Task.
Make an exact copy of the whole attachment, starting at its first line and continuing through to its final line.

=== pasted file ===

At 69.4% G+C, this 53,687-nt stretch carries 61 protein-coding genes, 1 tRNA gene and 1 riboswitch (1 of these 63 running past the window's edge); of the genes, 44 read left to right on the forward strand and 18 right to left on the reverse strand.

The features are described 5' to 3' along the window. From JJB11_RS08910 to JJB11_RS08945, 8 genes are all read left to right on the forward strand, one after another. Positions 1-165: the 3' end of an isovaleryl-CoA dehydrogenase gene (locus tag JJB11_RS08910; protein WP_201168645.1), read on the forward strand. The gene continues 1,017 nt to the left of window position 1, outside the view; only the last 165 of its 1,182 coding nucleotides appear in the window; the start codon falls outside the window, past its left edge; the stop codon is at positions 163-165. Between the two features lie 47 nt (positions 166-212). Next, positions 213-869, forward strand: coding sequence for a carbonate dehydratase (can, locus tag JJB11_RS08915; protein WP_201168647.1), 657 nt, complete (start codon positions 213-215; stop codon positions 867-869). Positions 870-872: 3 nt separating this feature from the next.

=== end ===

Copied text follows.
At 69.4% G+C, this 53,687-nt stretch carries 61 protein-coding genes, 1 tRNA gene and 1 riboswitch (1 of these 63 running past the window's edge); of the genes, 44 read left to right on the forward strand and 18 right to left on the reverse strand.

The features are described 5' to 3' along the window. From JJB11_RS08910 to JJB11_RS08945, 8 genes are all read left to right on the forward strand, one after another. Positions 1-165: the 3' end of an isovaleryl-CoA dehydrogenase gene (locus tag JJB11_RS08910; protein WP_201168645.1), read on the forward strand. The gene continues 1,017 nt to the left of window position 1, outside the view; only the last 165 of its 1,182 coding nucleotides appear in the window; the start codon falls outside the window, past its left edge; the stop codon is at positions 163-165. Between the two features lie 47 nt (positions 166-212). Next, positions 213-869, forward strand: coding sequence for a carbonate dehydratase (can, locus tag JJB11_RS08915; protein WP_201168647.1), 657 nt, complete (start codon positions 213-215; stop codon positions 867-869). Positions 870-872: 3 nt separating this feature from the next.